Every now and then I get a call from a student asking for a little advice. Most of them are halfway through a journalism or writing course and have started to ponder about life after assignments. For many it comes down to finding a job – not an easy task by any means.
Chatting about their expectations always brings back memories of my own journalism course. Covering everything from editing and page planning to shorthand and law, it was everything you would expect – comprehensive, educational and intense.
The course also did what it was supposed to, in that it led to a job. But there are also plenty of things that my tutors should have taught me about the industry I was about to enter.
I’m not talking trade secrets here. I’m thinking about tips and advice that would have come in real handy.
One of the first things I discovered on the job was that shorthand wasn’t the be all and end all. At uni this skill was always sold as a prerequisite to any writing job. Hours were spent learning squiggles, dots and dashes.
Enter the tape recorder.
If you’re interviewing anyone at length this is a life saver. Not only can you interact with your subject more, you’ll also end up with a record of your entire conversation.
No Shorthand? Then unless you really want a career as a court reporter there’s no need to sweat it.
Being precious about the structure of my stories and features also went out the window pretty quickly. At uni everyone would spend an age putting together articles that were ‘just so’.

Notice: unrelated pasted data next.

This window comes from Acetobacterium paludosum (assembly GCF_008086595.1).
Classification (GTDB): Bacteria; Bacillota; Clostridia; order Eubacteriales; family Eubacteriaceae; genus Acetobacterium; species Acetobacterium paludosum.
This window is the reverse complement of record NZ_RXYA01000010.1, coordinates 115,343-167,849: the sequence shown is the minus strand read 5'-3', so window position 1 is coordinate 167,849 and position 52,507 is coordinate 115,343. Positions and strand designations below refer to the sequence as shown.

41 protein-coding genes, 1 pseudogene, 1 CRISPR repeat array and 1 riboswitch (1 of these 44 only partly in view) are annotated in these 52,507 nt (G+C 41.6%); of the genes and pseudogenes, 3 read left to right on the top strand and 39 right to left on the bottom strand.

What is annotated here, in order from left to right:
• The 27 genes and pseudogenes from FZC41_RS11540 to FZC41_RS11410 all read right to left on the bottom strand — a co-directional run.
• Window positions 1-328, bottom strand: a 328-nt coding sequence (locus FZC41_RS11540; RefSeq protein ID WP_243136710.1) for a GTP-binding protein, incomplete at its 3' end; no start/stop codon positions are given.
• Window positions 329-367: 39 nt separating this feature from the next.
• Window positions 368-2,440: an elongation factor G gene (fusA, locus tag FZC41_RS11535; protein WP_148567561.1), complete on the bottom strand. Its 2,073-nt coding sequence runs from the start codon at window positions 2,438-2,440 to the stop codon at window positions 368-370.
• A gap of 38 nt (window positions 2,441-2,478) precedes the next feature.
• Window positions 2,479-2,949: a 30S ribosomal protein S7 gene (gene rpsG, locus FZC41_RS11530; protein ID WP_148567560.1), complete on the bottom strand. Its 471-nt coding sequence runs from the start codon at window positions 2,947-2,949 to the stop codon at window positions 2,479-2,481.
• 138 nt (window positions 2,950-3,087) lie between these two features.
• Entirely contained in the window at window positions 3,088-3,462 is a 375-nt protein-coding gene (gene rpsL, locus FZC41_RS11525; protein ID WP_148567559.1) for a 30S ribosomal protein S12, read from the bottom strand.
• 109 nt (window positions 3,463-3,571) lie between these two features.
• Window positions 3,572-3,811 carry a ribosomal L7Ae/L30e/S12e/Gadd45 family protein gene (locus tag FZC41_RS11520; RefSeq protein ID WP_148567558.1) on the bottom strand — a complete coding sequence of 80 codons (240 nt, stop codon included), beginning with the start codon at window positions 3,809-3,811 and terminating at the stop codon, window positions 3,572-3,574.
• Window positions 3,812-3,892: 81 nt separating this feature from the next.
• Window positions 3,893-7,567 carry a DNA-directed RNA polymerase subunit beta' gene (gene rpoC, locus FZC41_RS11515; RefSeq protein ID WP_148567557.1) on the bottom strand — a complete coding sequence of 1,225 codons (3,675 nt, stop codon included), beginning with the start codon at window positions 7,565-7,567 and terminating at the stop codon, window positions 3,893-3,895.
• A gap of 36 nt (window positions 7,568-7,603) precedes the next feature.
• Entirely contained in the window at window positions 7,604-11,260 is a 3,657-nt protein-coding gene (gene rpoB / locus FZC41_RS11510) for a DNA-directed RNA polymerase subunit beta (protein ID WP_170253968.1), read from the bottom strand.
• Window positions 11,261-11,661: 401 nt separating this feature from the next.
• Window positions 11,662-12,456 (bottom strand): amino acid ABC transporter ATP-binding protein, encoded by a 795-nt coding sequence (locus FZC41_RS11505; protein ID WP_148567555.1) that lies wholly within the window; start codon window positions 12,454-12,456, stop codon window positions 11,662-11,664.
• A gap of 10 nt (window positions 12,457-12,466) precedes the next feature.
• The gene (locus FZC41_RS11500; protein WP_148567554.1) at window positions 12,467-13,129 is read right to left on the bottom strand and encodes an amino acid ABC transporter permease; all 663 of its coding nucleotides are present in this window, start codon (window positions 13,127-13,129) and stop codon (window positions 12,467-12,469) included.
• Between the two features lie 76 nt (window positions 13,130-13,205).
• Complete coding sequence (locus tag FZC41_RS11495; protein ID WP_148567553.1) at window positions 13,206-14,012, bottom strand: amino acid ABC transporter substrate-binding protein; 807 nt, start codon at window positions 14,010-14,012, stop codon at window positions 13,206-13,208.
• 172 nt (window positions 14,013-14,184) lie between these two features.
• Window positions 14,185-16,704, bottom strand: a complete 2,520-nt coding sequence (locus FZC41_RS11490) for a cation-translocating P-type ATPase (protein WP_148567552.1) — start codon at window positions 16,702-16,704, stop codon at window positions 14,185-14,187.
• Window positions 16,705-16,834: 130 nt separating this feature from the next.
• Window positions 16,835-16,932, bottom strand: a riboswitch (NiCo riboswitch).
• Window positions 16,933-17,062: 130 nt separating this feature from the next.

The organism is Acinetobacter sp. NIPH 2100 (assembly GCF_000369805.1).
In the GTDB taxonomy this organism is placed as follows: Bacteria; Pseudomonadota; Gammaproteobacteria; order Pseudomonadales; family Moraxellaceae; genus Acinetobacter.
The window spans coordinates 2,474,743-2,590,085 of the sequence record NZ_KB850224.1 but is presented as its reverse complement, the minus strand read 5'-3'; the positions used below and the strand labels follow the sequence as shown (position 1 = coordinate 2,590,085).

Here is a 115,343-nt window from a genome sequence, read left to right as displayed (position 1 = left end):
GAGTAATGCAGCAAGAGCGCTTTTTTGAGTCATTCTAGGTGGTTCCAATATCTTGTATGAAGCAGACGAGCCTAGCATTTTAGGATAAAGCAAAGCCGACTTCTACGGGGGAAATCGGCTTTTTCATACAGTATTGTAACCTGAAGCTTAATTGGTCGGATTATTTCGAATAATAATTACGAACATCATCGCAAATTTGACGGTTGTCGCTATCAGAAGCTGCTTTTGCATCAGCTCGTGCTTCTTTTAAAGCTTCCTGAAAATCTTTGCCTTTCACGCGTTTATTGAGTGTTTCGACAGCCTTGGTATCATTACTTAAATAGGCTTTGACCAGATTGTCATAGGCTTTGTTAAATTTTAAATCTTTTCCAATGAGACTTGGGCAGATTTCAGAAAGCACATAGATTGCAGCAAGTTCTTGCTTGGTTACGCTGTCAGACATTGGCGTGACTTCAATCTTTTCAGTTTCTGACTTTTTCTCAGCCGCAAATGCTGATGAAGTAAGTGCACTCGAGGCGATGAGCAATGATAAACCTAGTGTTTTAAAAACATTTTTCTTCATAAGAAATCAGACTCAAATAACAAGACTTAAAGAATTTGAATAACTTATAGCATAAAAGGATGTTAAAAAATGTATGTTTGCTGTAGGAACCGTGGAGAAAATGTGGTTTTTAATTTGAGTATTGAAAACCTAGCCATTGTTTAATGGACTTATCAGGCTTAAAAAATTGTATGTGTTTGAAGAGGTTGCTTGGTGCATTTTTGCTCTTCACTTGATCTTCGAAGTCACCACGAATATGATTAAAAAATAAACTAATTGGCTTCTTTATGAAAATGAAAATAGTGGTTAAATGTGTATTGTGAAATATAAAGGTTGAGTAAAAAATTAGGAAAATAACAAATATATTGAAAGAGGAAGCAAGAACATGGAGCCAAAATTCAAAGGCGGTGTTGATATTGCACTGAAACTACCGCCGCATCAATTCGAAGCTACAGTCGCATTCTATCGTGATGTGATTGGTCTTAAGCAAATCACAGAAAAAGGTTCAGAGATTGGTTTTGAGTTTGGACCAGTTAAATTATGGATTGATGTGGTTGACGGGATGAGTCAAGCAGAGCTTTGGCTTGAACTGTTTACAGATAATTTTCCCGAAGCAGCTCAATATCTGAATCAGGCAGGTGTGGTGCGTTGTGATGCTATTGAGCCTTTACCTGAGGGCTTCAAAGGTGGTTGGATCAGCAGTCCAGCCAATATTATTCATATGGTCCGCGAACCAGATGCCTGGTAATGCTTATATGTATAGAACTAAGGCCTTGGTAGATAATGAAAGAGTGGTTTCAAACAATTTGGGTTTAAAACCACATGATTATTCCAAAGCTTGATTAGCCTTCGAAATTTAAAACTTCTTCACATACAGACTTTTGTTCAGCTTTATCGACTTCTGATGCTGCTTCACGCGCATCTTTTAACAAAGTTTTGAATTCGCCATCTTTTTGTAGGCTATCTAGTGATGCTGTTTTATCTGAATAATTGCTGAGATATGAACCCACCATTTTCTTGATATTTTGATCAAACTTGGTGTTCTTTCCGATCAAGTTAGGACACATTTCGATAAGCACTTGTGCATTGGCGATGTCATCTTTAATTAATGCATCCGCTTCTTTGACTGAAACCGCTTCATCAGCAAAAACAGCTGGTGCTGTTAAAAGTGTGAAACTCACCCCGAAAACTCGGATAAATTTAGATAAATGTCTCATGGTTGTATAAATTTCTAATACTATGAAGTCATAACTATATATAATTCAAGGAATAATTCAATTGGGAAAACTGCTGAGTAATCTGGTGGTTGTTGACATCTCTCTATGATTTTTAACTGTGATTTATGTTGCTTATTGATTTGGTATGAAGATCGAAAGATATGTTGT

But when pages change shape or space is tight, words will be edited or cut. There’s simply no room left to get all possessive.
Yet contrary to popular belief sub-editors can and do get things wrong. As a student I believed subs helped you to make the most of the written word. A few months later I also realised they could drastically alter the meaning of sentences and cut out essential information.
Editing is great. But when it changes the who, where, what, why and when you need to speak up.
At uni conducting an interview was also pretty straightforward. If there was any blueprint it was: Ask a question, get any answer then move on.
In real life this rarely happens. People avoid questions or the simply give you a different answer. Some decide to go mono-syllabic. Others give you the answer they think you want.
Interviewing really is an art form. Sometimes it’s all about how you ask a question. Even the subtly of what you don’t ask can be just as telling. This is a subject I’ve covered before but if you’re interested in learning more my Top Ten Interview Techniques article would be pretty helpful.
Finally, my tutors should really have stressed the cracking pace with which things move along in journalism. Yes, there are daily stories, deadlines and everything else but as an industry it constantly evolves. To be successful the trick is to not stand still at all.
Got something to add to the list? Then feel free to leave a comment below.
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